167. In the Murray River district of Victoria, and in sections of New South Wales, and also in Queensland, irrigation is being tried for wheat and other grain crops, for lucerne and the fodder grasses, and also for orcharding and gardening purposes. The results are such as warrant a

belief that irrigation can be carried on in Australia with very beneficial results.

168.    The first consideration in connection with irrigation is the supply of water; whether it is sufficient in quantity, and of suitable quality for irrigation; and whether it can be brought upon the land at such cost as would warrant its use for agricultural purposes.

169.    The next consideration is the quality, formation, and other points of suitability of the land which it is intended to irrigate.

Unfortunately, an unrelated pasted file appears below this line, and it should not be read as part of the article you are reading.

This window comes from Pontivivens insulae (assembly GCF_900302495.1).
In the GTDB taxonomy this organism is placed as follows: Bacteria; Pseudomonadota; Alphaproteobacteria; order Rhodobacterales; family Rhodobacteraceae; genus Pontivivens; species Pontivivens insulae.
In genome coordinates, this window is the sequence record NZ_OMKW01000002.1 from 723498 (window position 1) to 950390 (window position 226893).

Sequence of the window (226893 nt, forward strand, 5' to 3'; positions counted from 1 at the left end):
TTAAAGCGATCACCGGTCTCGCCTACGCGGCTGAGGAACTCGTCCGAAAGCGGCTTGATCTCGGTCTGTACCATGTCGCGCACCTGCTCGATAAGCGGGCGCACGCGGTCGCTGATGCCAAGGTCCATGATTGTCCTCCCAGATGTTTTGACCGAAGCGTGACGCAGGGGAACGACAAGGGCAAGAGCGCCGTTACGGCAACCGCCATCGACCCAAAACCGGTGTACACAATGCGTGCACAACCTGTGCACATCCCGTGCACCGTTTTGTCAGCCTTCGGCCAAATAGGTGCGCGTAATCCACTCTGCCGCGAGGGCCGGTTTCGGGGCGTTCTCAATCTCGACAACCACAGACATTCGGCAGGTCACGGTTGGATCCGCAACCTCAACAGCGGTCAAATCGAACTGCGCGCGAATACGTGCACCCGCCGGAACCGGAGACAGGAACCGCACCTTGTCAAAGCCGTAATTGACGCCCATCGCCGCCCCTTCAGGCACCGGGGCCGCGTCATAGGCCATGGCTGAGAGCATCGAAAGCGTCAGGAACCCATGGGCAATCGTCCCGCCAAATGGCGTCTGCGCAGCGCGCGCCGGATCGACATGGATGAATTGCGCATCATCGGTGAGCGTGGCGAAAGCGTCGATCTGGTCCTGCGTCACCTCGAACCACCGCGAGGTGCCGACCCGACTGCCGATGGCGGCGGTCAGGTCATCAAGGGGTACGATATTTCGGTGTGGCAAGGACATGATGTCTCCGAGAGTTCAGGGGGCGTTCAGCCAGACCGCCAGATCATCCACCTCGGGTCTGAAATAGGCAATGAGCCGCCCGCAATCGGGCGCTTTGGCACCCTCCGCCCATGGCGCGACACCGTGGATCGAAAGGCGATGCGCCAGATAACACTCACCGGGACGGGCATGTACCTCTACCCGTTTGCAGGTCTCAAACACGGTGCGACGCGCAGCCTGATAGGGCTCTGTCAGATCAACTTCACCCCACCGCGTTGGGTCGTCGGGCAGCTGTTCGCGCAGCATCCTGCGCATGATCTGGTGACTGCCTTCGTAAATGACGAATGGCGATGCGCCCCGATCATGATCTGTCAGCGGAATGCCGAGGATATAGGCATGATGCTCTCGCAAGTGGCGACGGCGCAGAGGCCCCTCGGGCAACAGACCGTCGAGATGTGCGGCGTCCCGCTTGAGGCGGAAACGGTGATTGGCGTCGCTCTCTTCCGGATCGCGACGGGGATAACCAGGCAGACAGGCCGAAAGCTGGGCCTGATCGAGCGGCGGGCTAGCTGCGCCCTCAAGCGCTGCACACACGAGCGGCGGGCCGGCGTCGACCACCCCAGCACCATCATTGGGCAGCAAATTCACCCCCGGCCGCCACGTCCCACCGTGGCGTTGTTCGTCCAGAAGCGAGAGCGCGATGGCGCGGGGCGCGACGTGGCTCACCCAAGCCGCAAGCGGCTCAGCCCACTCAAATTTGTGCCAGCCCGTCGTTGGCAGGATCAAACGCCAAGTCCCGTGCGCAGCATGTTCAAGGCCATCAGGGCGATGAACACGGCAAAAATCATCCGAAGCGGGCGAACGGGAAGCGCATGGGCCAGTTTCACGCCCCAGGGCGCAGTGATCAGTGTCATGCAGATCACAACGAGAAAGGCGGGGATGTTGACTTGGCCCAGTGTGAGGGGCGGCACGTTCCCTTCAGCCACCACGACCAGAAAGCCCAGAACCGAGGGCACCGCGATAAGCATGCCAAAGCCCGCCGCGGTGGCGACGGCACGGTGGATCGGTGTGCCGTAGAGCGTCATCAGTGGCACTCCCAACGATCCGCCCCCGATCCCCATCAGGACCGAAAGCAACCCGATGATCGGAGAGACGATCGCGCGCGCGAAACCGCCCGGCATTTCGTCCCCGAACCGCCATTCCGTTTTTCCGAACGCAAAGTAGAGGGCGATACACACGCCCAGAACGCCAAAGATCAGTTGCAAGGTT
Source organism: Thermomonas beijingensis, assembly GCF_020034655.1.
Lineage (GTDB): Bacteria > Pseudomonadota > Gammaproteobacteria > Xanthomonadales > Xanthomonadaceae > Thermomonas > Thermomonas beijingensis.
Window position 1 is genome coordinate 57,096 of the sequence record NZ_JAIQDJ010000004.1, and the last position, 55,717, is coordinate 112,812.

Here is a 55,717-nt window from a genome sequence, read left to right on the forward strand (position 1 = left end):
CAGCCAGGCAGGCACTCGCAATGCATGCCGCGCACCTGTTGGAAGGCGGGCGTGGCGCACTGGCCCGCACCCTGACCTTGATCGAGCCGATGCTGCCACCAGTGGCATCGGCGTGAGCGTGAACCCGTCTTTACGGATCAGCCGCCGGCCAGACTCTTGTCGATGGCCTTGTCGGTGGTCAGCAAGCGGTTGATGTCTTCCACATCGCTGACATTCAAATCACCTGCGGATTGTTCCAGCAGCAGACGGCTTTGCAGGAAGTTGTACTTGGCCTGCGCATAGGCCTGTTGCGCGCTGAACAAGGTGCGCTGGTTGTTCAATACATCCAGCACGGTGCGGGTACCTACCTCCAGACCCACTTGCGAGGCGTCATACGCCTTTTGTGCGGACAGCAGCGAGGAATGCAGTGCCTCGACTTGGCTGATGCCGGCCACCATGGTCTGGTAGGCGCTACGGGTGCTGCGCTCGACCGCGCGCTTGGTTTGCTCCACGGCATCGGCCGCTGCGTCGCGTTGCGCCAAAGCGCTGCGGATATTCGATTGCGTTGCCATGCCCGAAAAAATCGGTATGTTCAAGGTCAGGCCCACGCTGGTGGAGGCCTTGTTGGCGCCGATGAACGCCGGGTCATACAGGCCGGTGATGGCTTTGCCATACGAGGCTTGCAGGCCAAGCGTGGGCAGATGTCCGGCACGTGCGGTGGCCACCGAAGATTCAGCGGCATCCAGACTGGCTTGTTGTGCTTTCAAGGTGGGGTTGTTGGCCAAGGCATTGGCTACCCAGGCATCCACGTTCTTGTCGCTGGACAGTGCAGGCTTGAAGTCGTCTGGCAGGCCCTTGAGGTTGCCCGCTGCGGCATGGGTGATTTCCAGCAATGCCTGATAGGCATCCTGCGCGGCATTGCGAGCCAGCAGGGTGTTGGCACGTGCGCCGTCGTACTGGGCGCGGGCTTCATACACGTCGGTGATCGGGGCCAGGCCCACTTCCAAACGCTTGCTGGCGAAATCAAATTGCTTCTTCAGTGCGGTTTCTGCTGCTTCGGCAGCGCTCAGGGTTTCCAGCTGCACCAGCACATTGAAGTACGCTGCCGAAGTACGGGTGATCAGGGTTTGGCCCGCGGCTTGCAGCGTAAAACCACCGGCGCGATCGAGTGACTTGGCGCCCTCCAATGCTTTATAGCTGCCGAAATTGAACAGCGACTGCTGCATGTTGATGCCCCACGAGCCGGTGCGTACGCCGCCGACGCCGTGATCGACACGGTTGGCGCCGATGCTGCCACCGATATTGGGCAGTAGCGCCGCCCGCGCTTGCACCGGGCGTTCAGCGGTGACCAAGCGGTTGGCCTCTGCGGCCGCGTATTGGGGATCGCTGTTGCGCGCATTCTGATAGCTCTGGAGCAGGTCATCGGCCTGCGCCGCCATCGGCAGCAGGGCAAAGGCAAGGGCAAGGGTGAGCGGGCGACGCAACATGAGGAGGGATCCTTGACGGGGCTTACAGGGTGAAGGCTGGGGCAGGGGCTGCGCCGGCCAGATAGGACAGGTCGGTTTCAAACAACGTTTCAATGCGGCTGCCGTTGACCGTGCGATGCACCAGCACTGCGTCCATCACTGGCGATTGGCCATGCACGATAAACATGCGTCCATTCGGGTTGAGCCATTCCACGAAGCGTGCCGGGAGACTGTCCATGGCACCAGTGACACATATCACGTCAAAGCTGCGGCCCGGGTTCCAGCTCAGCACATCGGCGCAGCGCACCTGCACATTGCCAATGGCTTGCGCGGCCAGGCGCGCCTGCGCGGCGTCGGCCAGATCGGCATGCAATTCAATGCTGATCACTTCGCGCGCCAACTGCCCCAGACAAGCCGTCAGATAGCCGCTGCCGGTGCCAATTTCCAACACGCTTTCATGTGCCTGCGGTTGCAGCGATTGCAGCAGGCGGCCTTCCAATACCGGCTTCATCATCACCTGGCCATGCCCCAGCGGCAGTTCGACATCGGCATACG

170.    Those points being settled, the means for conveying the water to the land have to be seen to. In America, where most of the water is got from mountains that are covered with snow during winter and spring, and from which creeks and rivers flow during summer when water is wanted on the land, the usual course is to divert the streams, lakes, &c., into ditches, canals, pipes, flumes, &c., and carry the water through them to the cultivated lands.

171.    In Australia the bulk of the water for irrigation will have to be raised from the great inland rivers, through • which countless millions of gallons flow to the sea every year. By diverting those currents into artificial catchments, by damming the rivers or their branches, or other means, immense quantities of water can be stored. It then becomes a matter of pumping to sufficient elevation, and then allowing the water to flow by gravitation to where it is to be used.